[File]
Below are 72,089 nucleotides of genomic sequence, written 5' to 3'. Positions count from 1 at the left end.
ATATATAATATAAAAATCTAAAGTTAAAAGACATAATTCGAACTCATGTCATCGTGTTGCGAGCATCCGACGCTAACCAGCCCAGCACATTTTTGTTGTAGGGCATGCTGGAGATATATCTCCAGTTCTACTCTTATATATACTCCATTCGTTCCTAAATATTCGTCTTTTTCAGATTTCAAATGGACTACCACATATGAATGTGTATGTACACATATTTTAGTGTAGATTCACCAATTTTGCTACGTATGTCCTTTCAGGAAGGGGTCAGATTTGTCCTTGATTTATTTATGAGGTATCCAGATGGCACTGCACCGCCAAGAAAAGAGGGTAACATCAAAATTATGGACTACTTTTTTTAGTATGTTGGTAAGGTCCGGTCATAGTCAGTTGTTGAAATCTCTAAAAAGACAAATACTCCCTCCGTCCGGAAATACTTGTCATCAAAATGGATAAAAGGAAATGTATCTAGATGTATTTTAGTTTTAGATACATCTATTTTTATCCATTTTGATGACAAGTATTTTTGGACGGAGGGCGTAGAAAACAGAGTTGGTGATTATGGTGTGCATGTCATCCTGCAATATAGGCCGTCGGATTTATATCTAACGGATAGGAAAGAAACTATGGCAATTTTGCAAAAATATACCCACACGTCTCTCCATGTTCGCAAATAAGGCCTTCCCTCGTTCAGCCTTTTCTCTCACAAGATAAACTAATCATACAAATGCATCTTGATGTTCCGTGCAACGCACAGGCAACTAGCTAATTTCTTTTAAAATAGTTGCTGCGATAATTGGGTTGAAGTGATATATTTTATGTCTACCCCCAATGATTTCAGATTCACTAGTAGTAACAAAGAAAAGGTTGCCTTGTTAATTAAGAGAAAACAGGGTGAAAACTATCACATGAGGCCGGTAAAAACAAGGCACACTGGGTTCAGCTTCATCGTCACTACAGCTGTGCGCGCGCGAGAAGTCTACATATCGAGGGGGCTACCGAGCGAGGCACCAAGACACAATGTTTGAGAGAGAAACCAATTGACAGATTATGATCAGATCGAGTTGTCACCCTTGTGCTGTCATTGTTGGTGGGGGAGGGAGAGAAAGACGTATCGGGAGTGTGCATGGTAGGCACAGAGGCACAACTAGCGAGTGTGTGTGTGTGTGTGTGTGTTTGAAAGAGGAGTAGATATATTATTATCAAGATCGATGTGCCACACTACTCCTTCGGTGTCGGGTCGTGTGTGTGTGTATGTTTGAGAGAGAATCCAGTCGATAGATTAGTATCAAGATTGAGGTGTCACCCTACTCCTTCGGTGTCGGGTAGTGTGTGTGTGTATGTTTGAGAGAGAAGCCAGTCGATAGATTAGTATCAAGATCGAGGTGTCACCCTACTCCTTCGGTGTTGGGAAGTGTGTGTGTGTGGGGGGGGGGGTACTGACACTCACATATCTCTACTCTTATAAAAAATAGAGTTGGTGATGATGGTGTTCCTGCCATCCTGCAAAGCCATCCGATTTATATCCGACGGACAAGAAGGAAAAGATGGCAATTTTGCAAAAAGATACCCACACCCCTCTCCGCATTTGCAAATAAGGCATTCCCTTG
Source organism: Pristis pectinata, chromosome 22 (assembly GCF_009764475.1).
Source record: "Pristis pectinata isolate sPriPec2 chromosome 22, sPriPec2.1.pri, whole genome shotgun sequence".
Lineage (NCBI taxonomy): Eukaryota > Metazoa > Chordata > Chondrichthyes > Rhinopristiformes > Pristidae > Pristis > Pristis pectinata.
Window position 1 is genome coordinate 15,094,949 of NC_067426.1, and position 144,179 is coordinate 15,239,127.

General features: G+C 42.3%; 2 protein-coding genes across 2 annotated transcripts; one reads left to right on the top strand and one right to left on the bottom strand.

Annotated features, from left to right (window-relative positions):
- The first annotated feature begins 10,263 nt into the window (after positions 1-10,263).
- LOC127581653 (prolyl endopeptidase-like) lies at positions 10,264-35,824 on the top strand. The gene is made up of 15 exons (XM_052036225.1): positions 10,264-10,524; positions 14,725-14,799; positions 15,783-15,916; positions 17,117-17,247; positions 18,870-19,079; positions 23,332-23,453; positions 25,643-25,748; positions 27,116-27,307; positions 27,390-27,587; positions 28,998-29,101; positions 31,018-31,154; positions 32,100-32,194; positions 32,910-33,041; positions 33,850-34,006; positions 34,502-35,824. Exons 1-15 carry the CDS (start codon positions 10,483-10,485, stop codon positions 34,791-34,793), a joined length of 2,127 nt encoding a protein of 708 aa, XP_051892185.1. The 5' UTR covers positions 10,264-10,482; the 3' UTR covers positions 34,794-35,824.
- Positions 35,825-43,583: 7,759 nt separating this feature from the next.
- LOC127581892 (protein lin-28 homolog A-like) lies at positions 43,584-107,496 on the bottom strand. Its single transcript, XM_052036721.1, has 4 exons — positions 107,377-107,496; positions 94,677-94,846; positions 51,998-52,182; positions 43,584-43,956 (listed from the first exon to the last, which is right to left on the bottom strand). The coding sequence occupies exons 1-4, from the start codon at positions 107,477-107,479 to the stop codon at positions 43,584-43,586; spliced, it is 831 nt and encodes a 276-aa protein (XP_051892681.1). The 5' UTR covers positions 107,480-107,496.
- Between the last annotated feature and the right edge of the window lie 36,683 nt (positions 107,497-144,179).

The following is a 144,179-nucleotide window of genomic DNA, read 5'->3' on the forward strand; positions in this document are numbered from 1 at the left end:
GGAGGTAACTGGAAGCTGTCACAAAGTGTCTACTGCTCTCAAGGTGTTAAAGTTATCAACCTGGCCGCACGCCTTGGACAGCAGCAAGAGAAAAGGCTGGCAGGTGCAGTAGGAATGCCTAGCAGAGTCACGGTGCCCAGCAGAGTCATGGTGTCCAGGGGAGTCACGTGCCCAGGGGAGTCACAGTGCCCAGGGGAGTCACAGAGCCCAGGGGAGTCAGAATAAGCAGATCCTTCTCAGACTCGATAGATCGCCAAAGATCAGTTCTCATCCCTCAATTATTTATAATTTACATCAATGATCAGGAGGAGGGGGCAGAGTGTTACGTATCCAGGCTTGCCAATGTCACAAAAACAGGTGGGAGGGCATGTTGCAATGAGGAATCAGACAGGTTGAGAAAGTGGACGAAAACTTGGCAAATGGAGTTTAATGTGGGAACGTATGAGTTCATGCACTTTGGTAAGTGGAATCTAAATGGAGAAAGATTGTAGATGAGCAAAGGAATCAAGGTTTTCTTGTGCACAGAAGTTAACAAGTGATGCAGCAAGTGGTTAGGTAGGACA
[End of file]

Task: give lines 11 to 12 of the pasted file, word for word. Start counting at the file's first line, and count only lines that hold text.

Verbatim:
- Positions 35,825-43,583: 7,759 nt separating this feature from the next.
- LOC127581892 (protein lin-28 homolog A-like) lies at positions 43,584-107,496 on the bottom strand. Its single transcript, XM_052036721.1, has 4 exons — positions 107,377-107,496; positions 94,677-94,846; positions 51,998-52,182; positions 43,584-43,956 (listed from the first exon to the last, which is right to left on the bottom strand). The coding sequence occupies exons 1-4, from the start codon at positions 107,477-107,479 to the stop codon at positions 43,584-43,586; spliced, it is 831 nt and encodes a 276-aa protein (XP_051892681.1). The 5' UTR covers positions 107,480-107,496.